These district results about polarization align with the significant differences in parents' attitudes toward COVID-19. Back in July—when the delta variant had become dominant and case numbers were rising—we fielded a nationally representative survey of over 3,000 parents of children ages 5–18 to ask what it would take to make them feel safe sending their children to school in person. The statement, “I am not concerned that COVID-19 is a significant risk for my child,” was endorsed by 39 percent of white parents compared with only 8 percent of Black parents, 12 percent of Hispanic parents, and 13 percent of Asian parents. White parents expressed the least demand for school pandemic safety practices such as classroom ventilation, teacher vaccination requirements, social distancing, COVID-19 testing, or mandatory masking. For example, a third of white parents wanted masks to be required for students and adults in school compared with two-thirds of Hispanic, Black, and Asian parents.
If pandemic debates are just a proxy fight against perceived intrusions on parental autonomy, the topic of polarized debate may shift but remain just as virulent.Share on Twitter
Parents views of COVID-19 risk and school safety practices also differed substantially according to their location: 41 percent of rural parents—as opposed to 19 percent of urban parents—did not see COVID-19 as a significant risk for their child. (Parents' perception of this risk did not appear to vary according to whether their child was age-eligible for a COVID-19 vaccine.) Relatedly, 34 percent of rural parents and 46 percent of suburban parents compared with 55 percent of urban parents wanted mandatory masking at school.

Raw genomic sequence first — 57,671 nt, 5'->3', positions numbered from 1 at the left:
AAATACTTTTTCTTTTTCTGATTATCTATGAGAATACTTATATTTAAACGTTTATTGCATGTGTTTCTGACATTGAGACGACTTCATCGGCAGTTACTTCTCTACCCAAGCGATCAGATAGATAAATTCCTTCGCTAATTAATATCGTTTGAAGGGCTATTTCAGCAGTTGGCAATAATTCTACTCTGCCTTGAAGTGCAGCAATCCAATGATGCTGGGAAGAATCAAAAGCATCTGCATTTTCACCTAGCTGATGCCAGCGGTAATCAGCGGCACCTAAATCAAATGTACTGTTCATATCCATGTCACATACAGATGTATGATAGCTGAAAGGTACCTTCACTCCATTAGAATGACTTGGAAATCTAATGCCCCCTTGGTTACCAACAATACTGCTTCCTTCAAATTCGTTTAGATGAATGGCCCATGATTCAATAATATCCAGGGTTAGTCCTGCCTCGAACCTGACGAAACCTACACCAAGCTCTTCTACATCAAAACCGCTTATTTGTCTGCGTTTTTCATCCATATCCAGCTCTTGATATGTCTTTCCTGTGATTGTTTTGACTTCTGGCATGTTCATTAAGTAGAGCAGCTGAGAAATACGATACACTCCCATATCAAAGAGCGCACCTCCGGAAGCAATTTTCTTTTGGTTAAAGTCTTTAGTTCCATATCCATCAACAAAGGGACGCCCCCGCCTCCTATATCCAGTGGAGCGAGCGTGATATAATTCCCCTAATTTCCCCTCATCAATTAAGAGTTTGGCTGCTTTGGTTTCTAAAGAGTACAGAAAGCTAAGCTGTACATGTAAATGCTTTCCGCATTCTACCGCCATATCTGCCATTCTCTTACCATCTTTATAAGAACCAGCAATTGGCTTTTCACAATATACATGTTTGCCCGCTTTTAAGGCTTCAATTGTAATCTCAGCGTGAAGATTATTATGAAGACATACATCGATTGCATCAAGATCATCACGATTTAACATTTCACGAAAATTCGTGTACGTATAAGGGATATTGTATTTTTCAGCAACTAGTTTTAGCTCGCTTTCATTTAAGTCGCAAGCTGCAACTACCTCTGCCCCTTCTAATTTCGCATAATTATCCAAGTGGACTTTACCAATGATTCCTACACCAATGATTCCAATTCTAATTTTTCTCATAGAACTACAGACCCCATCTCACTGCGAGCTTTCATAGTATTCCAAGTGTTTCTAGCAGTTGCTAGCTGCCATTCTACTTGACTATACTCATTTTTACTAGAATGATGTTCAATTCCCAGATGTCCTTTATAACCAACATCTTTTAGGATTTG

In times of crisis and stability, schools require parental trust to function well, yet trust is in short supply right now, according to a recent survey by the Pew Research Center. Parents with financial means can vote with their feet, either by moving to a school or district that is more aligned to their politics, by home schooling their child, or by enrolling their child in a private, virtual, or charter school. Enrollments in home school (PDF), private school, and virtual school have increased, though these trends may not each outlast the pandemic. This type of self-sorting in school selections can worsen social and demographic polarization.